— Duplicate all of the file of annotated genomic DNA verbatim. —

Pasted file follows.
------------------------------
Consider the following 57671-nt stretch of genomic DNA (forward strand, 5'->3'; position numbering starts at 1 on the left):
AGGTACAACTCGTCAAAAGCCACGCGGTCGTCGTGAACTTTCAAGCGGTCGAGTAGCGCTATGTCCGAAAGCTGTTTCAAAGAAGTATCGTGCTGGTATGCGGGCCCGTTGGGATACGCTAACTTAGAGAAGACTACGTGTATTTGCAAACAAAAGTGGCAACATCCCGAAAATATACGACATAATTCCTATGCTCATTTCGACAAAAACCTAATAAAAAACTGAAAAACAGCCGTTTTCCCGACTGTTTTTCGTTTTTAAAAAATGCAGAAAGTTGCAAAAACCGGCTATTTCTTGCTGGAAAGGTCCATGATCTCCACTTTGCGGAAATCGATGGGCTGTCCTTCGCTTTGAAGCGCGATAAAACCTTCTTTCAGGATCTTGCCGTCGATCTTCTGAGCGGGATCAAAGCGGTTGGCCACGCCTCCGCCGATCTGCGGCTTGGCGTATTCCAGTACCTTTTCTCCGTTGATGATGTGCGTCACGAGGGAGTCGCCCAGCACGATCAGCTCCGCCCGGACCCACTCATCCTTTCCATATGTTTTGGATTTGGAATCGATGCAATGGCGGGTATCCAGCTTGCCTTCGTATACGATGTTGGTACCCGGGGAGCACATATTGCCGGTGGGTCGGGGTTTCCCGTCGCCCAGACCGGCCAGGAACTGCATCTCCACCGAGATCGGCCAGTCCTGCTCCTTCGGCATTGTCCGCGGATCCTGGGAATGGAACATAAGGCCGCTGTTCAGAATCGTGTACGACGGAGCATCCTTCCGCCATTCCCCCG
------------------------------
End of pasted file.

Consider the following 57671-nt stretch of genomic DNA (forward strand, 5'->3'; position numbering starts at 1 on the left):
AGGTACAACTCGTCAAAAGCCACGCGGTCGTCGTGAACTTTCAAGCGGTCGAGTAGCGCTATGTCCGAAAGCTGTTTCAAAGAAGTATCGTGCTGGTATGCGGGCCCGTTGGGATACGCTAACTTAGAGAAGACTACGTGTATTTGCAAACAAAAGTGGCAACATCCCGAAAATATACGACATAATTCCTATGCTCATTTCGACAAAAACCTAATAAAAAACTGAAAAACAGCCGTTTTCCCGACTGTTTTTCGTTTTTAAAAAATGCAGAAAGTTGCAAAAACCGGCTATTTCTTGCTGGAAAGGTCCATGATCTCCACTTTGCGGAAATCGATGGGCTGTCCTTCGCTTTGAAGCGCGATAAAACCTTCTTTCAGGATCTTGCCGTCGATCTTCTGAGCGGGATCAAAGCGGTTGGCCACGCCTCCGCCGATCTGCGGCTTGGCGTATTCCAGTACCTTTTCTCCGTTGATGATGTGCGTCACGAGGGAGTCGCCCAGCACGATCAGCTCCGCCCGGACCCACTCATCCTTTCCATATGTTTTGGATTTGGAATCGATGCAATGGCGGGTATCCAGCTTGCCTTCGTATACGATGTTGGTACCCGGGGAGCACATATTGCCGGTGGGTCGGGGTTTCCCGTCGCCCAGACCGGCCAGGAACTGCATCTCCACCGAGATCGGCCAGTCCTGCTCCTTCGGCATTGTCCGCGGATCCTGGGAATGGAACATAAGGCCGCTGTTCAGAATCGTGTACGACGGAGCATCCTTCCGCCATTCCCCCG